I’m delighted to announce that the eBook box set of the 3 Folville Chronicle novels (The Outlaw’s Ransom, The Winter Outlaw and Edwards’s Outlaw) is out now in the UK, Europe, Australia and New Zealand Just in time for your summer binge-reading, you can download all 3 of Mathilda of Twyford’s adventures for only £6.99 Blurb This special collection is a perfect read for all fans of Robin Hood and medieval adventure. BOOK 1: THE OUTLAW’S RANSOM When potter’s daughter Mathilda is kidnapped by the notorious Folville brothers as punishment for her father’s debts, she must prove her worth in order to win her freedom. With her life in the hands of the most infamous men in England, Mathilda must win the trust of the Folville’s housekeeper, Sarah, and Robert Folville himself if she has any chance of survival. Never have the teachings gleaned from the tales of Robyn Hode been so useful… BOOK 2: THE WINTER OUTLAW 1329: It is the dead of winter and the notorious Folville brothers are on edge. There are rumours of an unknown outlaw terrorising the Leicestershire countryside. Could this man be Adam Calvin, who is being pursued for a crime he did not commit? Mathilda of Twyford, newly betrothed to Robert de Folville, believes Adam’s story. But after an attack on the household’s trusted housekeeper, it falls to Mathilda to work out who can be trusted and who can’t… With the Folvilles’ past about to trip them up, it’s going to take a level head and extreme bravery if Mathilda and Robert are ever going to make it to their Winter Solstice wedding. BOOK 3: EDWARD’S OUTLAW January 1330: King Edward III’s is determined to clean up England and sends a messenger to Roger Wennesley of Melton Mowbray in Leicestershire with orders to arrest five of the Folville brothers … including the newly married Robert de Folville. Robert takes his wife, Mathilda, to Rockingham Castle for her own safety, but no sooner has he left, when a maid is found murdered in the castle’s beautiful guest suite, the Fire Room. The dead girl looks a lot like Mathilda. Was she the target, or is Mathilda de Folville’s life in danger? Buy link https://www.amazon.co.uk/dp/B07V387V3K/ref=sr_1_1?keywords=The+Folville+Chronicles+Box+Set&qid=1562690677&s=digital-text&sr=1-1   (This box set will be available in the US and Canada in approx. one month’s time) Happy reading!! Jennifer xx Share...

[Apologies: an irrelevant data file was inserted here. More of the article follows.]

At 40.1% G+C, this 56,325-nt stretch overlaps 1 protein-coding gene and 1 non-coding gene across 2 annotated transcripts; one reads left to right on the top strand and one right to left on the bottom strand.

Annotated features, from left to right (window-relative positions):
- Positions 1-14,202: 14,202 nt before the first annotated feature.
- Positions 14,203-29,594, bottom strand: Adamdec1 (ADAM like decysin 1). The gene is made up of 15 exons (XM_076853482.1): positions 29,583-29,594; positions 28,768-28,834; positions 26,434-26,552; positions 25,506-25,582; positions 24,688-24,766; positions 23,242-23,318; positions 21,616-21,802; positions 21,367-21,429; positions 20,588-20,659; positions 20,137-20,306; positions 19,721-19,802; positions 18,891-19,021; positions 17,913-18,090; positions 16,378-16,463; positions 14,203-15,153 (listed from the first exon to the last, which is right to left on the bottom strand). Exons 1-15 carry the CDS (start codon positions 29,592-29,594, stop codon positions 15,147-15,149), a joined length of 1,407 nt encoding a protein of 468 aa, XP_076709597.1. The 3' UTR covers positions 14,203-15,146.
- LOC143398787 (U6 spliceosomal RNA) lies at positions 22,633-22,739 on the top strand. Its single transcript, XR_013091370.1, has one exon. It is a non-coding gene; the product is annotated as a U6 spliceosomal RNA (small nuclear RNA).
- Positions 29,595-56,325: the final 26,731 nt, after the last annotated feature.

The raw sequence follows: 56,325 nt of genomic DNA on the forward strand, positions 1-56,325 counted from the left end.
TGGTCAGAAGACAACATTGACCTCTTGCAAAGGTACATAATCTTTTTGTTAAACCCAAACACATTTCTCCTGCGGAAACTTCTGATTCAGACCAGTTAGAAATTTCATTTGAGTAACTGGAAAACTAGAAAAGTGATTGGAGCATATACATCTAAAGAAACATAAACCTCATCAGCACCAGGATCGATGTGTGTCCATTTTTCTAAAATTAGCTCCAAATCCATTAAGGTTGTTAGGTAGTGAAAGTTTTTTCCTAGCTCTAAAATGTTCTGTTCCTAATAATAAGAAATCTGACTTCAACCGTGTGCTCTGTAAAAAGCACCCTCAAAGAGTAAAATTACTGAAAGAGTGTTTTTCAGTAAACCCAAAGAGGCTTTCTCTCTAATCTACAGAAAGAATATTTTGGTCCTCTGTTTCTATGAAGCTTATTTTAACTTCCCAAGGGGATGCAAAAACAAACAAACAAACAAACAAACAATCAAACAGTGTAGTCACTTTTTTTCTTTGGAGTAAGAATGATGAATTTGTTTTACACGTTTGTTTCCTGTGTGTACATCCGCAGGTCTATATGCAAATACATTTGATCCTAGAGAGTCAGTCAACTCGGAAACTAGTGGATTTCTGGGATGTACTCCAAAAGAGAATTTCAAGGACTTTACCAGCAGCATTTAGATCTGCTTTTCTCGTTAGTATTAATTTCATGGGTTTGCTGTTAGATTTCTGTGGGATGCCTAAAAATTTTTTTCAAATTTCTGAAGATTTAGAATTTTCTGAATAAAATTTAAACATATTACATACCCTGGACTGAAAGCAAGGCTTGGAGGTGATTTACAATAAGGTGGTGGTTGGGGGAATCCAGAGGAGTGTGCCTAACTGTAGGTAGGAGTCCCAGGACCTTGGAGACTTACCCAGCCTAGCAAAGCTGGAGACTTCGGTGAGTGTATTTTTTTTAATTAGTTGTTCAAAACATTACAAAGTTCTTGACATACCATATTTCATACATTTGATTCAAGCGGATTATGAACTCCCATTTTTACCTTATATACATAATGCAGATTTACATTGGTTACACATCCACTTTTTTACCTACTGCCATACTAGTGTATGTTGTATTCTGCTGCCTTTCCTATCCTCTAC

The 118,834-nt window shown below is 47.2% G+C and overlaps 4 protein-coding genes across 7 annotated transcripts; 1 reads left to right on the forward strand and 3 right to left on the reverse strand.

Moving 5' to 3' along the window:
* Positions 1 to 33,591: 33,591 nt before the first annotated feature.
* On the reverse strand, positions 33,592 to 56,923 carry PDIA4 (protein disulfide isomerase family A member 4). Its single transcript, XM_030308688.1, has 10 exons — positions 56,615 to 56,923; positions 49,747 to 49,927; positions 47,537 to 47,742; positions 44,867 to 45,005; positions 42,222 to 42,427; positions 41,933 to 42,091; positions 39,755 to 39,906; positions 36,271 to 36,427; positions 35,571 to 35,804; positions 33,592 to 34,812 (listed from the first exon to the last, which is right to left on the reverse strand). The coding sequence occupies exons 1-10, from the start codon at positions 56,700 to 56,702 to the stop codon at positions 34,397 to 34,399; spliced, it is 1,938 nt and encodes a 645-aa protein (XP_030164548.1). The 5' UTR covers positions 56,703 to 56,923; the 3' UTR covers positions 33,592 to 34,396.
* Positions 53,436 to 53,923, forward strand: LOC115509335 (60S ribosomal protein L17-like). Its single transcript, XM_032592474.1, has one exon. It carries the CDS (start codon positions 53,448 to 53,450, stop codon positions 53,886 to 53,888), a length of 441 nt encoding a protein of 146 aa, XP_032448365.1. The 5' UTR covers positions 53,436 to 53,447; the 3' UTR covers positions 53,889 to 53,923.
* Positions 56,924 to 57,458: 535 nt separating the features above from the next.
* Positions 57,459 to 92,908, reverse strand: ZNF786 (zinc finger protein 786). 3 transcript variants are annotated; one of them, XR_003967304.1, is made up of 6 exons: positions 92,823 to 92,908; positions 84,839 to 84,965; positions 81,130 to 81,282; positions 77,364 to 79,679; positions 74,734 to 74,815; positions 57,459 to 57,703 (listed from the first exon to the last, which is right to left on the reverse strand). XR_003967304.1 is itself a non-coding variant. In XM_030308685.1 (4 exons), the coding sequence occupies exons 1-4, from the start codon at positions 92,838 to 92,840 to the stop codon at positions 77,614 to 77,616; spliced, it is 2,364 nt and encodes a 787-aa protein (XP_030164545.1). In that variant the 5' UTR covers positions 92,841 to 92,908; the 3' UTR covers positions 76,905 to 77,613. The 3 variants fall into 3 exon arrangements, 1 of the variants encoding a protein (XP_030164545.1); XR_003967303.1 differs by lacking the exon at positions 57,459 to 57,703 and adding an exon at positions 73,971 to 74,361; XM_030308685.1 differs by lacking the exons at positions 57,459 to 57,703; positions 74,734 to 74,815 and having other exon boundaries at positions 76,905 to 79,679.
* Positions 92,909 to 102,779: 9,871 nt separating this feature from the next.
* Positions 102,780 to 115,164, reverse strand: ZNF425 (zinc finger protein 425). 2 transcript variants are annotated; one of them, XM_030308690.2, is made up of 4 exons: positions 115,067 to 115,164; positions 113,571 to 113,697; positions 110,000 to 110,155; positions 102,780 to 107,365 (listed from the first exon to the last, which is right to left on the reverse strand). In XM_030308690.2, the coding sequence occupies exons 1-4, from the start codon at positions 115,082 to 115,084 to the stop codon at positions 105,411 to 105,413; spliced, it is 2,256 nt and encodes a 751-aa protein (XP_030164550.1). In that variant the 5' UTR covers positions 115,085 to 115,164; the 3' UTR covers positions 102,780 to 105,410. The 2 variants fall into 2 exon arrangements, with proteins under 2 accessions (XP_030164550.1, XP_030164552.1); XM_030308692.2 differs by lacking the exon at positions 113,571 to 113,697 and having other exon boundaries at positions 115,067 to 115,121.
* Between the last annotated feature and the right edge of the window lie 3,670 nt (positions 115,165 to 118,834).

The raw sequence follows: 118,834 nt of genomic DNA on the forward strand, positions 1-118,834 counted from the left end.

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Opening Lines with Sue McDonagh: Meet me at the Art Cafe

Posted by on Jul 4th, 2019 in Blog, Contemporary fiction, Contemporary Romantic Fiction, Fiction, Jenny Kane, Opening Lines Blog | 2 comments

Opening Lines time is upon us once more. This week I’m delighted to welcome Sue McDonagh to my blog, with the first 500 words from her novel, Meet Me at the Art Cafe. Over to you Sue… Meet Me at the Art Café is a standalone novel, even though we meet some of the earlier characters from Summer at the Art Café, and they are both based on the beautiful Gower peninsula, in South Wales. Our heroine, Jo, is a single mum who has a small part in the first novel, and I was intrigued about her background and how she’d arrived in Wales. At her age, I too relied solely on pedal power for a year, although I didn’t have to tow a little boy up the hills too! I’m still a keen cyclist – but I bought an electric bicycle last winter, and it’s been a revelation. There is no hill I cannot cycle up, even with my two replacement hips. Upcycling, recycling Jo is quite sniffy about motorbikes though, especially when the handsome Ed runs over her beloved bicycle on his vintage motorbike. It doesn’t look like a match made in heaven, does it? I’m sure the characters wrote their own words for this novel – particularly little Liam, and Beryl, Jo’s neighbour, who often made me laugh aloud. I’d like to go on holiday with her – but I don’t think my liver would cope too well! I’m especially proud that ChocLit asked me to paint my own book covers! Berni Stevens, the resident cover designer and I worked together on both covers and I love how they’re different but maintain the beach theme. Blurb Would you take a chance on a bad boy with a leather jacket and a vintage motorbike? That’s the question single mum Jo Morris has to ask herself when she collides with local bike mechanic Ed Griffiths on a rainy Welsh hillside. Working at the Art Café, Jo hears the gossip and is all too aware of Ed’s reputation. But whilst he’s certainly no angel, there is something about Ed’s daredevil antics that Jo can’t ignore. And as she gets to know him better and watches the kind way he deals with her young son Liam, she begins to wonder – is there more to this ‘bad boy’ than meets the eye? First 500 words… The middle-aged couple had been dithering over their order for ages. Lemon drizzle, or toasted tea-cake? Jo could hardly blame them. Everything looked and tasted wonderful at The Art Café. Pinning her ‘take your time, I have all day,’ smile on, Jo’s eyes slid towards the panoramic windows that gave the café its wonderful view over the beach. Even when the blue-green sea was beginning to rumple into colourless waves, as it was now, blurring the divide between sea and sky on the Gower Peninsula and signalling rain, the coastline was always stunning. Jo could hardly remember a time when she knew nothing about South Wales. Winter had turned the corner into spring, and there had been a steady flow of trade. Since her boss, Lucy, was poised on the brink of TV stardom, people visited as much in the hope of seeing her, as of the food and drink they were all so proud...